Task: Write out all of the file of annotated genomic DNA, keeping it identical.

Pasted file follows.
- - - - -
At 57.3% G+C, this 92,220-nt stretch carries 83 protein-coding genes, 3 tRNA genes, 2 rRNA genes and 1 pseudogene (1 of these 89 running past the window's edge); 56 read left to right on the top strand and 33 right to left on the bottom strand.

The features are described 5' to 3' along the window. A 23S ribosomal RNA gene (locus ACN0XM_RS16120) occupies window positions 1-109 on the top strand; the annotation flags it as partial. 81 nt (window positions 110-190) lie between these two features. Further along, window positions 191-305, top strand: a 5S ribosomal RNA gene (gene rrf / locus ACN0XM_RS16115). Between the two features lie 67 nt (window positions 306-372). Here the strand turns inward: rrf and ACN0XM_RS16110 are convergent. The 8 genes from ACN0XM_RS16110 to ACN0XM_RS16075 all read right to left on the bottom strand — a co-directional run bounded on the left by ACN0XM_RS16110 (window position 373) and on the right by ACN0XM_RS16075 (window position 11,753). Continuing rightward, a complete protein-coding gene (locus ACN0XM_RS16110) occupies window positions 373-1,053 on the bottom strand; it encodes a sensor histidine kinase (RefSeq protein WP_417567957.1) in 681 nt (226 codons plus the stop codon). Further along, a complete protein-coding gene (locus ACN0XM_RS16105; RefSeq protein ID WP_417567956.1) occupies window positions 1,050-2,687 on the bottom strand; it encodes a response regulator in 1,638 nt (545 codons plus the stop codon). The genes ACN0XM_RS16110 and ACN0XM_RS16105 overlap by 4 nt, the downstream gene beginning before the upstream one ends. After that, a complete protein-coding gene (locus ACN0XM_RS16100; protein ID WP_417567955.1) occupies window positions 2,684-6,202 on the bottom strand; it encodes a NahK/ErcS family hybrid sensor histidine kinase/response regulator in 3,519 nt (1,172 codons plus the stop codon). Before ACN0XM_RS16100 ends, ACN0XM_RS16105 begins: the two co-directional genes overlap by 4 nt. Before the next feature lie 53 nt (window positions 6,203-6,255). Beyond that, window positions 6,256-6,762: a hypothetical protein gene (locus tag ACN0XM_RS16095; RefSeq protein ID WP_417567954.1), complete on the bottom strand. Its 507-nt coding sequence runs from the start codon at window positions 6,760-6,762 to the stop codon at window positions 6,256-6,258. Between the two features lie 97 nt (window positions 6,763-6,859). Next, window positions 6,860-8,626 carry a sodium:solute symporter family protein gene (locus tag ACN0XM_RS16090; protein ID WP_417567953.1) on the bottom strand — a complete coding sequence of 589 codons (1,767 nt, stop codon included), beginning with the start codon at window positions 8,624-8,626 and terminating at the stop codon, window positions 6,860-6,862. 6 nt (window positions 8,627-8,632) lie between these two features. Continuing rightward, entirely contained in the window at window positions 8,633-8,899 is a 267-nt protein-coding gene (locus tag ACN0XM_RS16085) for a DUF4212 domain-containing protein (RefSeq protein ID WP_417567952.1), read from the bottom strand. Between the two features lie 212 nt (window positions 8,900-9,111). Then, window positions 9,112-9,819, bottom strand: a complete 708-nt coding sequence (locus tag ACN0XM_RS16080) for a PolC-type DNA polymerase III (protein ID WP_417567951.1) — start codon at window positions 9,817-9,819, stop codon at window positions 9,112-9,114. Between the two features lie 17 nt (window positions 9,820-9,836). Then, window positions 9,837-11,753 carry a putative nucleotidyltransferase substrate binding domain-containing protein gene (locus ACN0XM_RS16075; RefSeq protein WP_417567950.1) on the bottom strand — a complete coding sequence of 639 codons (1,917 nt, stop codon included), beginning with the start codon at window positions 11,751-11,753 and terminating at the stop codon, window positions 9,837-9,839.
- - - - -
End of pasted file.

At 57.3% G+C, this 92,220-nt stretch carries 83 protein-coding genes, 3 tRNA genes, 2 rRNA genes and 1 pseudogene (1 of these 89 running past the window's edge); 56 read left to right on the top strand and 33 right to left on the bottom strand.

The features are described 5' to 3' along the window. A 23S ribosomal RNA gene (locus ACN0XM_RS16120) occupies window positions 1-109 on the top strand; the annotation flags it as partial. 81 nt (window positions 110-190) lie between these two features. Further along, window positions 191-305, top strand: a 5S ribosomal RNA gene (gene rrf / locus ACN0XM_RS16115). Between the two features lie 67 nt (window positions 306-372). Here the strand turns inward: rrf and ACN0XM_RS16110 are convergent. The 8 genes from ACN0XM_RS16110 to ACN0XM_RS16075 all read right to left on the bottom strand — a co-directional run bounded on the left by ACN0XM_RS16110 (window position 373) and on the right by ACN0XM_RS16075 (window position 11,753). Continuing rightward, a complete protein-coding gene (locus ACN0XM_RS16110) occupies window positions 373-1,053 on the bottom strand; it encodes a sensor histidine kinase (RefSeq protein WP_417567957.1) in 681 nt (226 codons plus the stop codon). Further along, a complete protein-coding gene (locus ACN0XM_RS16105; RefSeq protein ID WP_417567956.1) occupies window positions 1,050-2,687 on the bottom strand; it encodes a response regulator in 1,638 nt (545 codons plus the stop codon). The genes ACN0XM_RS16110 and ACN0XM_RS16105 overlap by 4 nt, the downstream gene beginning before the upstream one ends. After that, a complete protein-coding gene (locus ACN0XM_RS16100; protein ID WP_417567955.1) occupies window positions 2,684-6,202 on the bottom strand; it encodes a NahK/ErcS family hybrid sensor histidine kinase/response regulator in 3,519 nt (1,172 codons plus the stop codon). Before ACN0XM_RS16100 ends, ACN0XM_RS16105 begins: the two co-directional genes overlap by 4 nt. Before the next feature lie 53 nt (window positions 6,203-6,255). Beyond that, window positions 6,256-6,762: a hypothetical protein gene (locus tag ACN0XM_RS16095; RefSeq protein ID WP_417567954.1), complete on the bottom strand. Its 507-nt coding sequence runs from the start codon at window positions 6,760-6,762 to the stop codon at window positions 6,256-6,258. Between the two features lie 97 nt (window positions 6,763-6,859). Next, window positions 6,860-8,626 carry a sodium:solute symporter family protein gene (locus tag ACN0XM_RS16090; protein ID WP_417567953.1) on the bottom strand — a complete coding sequence of 589 codons (1,767 nt, stop codon included), beginning with the start codon at window positions 8,624-8,626 and terminating at the stop codon, window positions 6,860-6,862. 6 nt (window positions 8,627-8,632) lie between these two features. Continuing rightward, entirely contained in the window at window positions 8,633-8,899 is a 267-nt protein-coding gene (locus tag ACN0XM_RS16085) for a DUF4212 domain-containing protein (RefSeq protein ID WP_417567952.1), read from the bottom strand. Between the two features lie 212 nt (window positions 8,900-9,111). Then, window positions 9,112-9,819, bottom strand: a complete 708-nt coding sequence (locus tag ACN0XM_RS16080) for a PolC-type DNA polymerase III (protein ID WP_417567951.1) — start codon at window positions 9,817-9,819, stop codon at window positions 9,112-9,114. Between the two features lie 17 nt (window positions 9,820-9,836). Then, window positions 9,837-11,753 carry a putative nucleotidyltransferase substrate binding domain-containing protein gene (locus ACN0XM_RS16075; RefSeq protein WP_417567950.1) on the bottom strand — a complete coding sequence of 639 codons (1,917 nt, stop codon included), beginning with the start codon at window positions 11,751-11,753 and terminating at the stop codon, window positions 9,837-9,839.